But traditional allies of the country's armed forces, including Russia and China, have dissociated themselves from what they have described as interference in Myanmar's "internal affairs".
The junta insists it took power lawfully and has instructed journalists in the country not to refer to itself as a government that took power in a coup.
"We inform... journalists and news media organizations not to write to cause public unrest," said a notice sent by the information ministry to the country's foreign correspondents' club late Saturday.
It also instructed reporters to follow "news media ethics" while reporting events in the country.
Aim at military coup
Otherworldly forces are displeased with the generals behind Myanmar's coup, according to the ornately dressed spirit mediums joining street protests to denounce the country's sudden turn back to army rule.
A group of the clairvoyants this week marched alongside civil servants, garment factory workers and students in the commercial capital Yangon to call for the release of ousted leader Aung San Suu Kyi.
They channel the 37 great "nats" -- or deities -- venerated in Myanmar, a Buddhist-majority country where animist worship and superstitious beliefs are part of everyday life for some.
"Nats do not want military rule," insisted Achaintan Man Gay Oo, 48. "They also want the release of Mother Suu."
It has become apparent to the mediums that the spirits are "unhappy" with the sudden end to Myanmar's nascent democracy, the 48-year-old told AFP.
"Their withered faces show the hints of their dissatisfaction," she added.
The presence of Achaintan Man Gay Oo and other mediums among anti-coup protesters may seem little more than a curiosity from outside the country.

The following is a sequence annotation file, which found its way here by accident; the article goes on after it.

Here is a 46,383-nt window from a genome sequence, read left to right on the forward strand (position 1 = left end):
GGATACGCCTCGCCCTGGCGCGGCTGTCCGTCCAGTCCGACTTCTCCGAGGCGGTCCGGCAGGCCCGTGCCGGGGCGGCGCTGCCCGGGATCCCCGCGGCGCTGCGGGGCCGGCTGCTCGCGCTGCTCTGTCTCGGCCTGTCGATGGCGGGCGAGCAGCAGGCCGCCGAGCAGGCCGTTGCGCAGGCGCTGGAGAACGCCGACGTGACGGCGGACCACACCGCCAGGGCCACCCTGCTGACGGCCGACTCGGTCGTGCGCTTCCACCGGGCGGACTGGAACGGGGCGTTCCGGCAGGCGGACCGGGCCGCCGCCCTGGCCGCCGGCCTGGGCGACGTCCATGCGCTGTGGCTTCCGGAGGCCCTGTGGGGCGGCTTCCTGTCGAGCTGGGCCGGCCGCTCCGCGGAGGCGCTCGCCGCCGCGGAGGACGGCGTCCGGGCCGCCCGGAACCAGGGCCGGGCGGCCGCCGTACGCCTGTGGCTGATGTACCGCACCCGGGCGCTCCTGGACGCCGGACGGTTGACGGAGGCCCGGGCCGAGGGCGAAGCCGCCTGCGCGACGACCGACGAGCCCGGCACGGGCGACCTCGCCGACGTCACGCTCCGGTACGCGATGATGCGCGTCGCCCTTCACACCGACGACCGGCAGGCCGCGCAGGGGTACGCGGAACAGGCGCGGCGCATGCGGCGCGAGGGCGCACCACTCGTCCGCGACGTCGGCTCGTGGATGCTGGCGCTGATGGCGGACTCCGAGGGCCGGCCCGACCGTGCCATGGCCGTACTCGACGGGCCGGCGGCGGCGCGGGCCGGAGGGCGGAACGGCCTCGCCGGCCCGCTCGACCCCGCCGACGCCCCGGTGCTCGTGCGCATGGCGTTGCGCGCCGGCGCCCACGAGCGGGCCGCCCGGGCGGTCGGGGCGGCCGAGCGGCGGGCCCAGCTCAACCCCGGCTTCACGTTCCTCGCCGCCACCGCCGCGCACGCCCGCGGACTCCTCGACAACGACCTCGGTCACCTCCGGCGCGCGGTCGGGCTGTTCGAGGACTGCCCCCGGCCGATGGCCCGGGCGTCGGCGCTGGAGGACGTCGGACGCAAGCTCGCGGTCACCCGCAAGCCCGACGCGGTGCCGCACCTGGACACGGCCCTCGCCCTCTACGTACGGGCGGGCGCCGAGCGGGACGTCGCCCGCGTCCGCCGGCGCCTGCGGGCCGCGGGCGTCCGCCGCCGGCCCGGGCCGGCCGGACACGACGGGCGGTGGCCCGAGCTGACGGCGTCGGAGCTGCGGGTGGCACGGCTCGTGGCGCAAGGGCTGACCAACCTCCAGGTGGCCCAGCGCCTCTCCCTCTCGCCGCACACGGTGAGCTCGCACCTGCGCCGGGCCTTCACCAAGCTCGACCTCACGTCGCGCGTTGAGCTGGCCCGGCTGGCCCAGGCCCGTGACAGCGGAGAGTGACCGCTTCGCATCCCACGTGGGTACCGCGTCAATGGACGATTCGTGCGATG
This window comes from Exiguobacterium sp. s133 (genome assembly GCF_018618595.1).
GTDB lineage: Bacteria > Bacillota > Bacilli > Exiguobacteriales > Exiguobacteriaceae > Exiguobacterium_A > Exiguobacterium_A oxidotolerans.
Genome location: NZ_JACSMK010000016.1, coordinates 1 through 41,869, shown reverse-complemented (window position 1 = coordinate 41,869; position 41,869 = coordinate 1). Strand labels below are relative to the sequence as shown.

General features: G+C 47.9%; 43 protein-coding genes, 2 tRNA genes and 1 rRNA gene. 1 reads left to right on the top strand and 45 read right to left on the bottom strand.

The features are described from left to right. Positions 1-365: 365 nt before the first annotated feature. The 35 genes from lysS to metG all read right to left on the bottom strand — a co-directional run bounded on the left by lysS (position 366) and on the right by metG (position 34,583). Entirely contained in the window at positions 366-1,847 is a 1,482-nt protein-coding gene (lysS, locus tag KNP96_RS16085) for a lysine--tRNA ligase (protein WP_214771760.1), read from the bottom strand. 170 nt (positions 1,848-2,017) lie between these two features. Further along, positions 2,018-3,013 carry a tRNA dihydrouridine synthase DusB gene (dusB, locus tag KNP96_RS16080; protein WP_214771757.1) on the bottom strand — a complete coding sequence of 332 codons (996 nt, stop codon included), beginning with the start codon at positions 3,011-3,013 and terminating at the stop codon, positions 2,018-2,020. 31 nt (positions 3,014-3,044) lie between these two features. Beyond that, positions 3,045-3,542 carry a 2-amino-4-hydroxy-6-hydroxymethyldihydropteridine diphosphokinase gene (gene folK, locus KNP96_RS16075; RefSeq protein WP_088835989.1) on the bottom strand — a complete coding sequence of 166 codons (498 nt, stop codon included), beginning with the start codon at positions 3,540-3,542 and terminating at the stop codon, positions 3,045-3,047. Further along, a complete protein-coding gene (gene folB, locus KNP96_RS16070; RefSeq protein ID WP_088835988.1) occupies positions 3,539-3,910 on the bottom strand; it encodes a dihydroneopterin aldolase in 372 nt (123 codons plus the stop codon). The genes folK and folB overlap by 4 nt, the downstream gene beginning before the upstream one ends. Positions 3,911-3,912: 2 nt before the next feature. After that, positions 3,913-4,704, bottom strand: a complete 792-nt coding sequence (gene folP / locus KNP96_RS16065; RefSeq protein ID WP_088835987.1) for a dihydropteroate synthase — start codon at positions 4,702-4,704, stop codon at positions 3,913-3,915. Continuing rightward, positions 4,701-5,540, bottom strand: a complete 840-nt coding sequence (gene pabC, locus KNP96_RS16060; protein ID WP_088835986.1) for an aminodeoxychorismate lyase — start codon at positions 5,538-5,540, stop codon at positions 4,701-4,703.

But Myanmar's military top brass have at times clamped down on spiritual practices led by popular soothsayers, mediums and sorcerers.
During the British colonial era and the half-century of junta rule that followed, the mediums channelled "weikza" -- semi-divine Buddhist wizard-saints -- to fight their oppressors.
Most of these sects were disbanded or pushed underground by the generals, even while reportedly paying heed to their own spiritual counsel.
Than Shwe, Myanmar's feared former dictator, is rumoured to have been a regular client of a famous deaf mystic who also read the fortune of former Thai premier Thaksin Shinawatra.
One popular young sorcerer boasting a large following on Facebook was whisked away at night by police this week after participating in the Yangon protests.
Linn Nhyo Taryar had prayed for the fall of the new junta, his godfather and magic mentor Tin Htut told AFP.
- 'Myanmar will have many changes ' -
The bespectacled 25-year-old now faces a two-year jail sentence under a colonial-era incitement law.
"I do not like party politics or dictatorship... but I let my children do what they believe in," Tin Htut said, angered that his protege was refused bail.
All videos posted by Linn Nhyo Taryar since the coup have been removed from Facebook.
But his followers say he might have foreseen the fall of Myanmar's democracy, pointing at a prediction he had published on the last day of 2020.
"The highest organisations in Myanmar will have many changes," he wrote.
"Internationally, Myanmar news will be at the top for good and bad things."
"I have no worries at all for their crackdown," she said. "If it happens, I'm ready to give my life."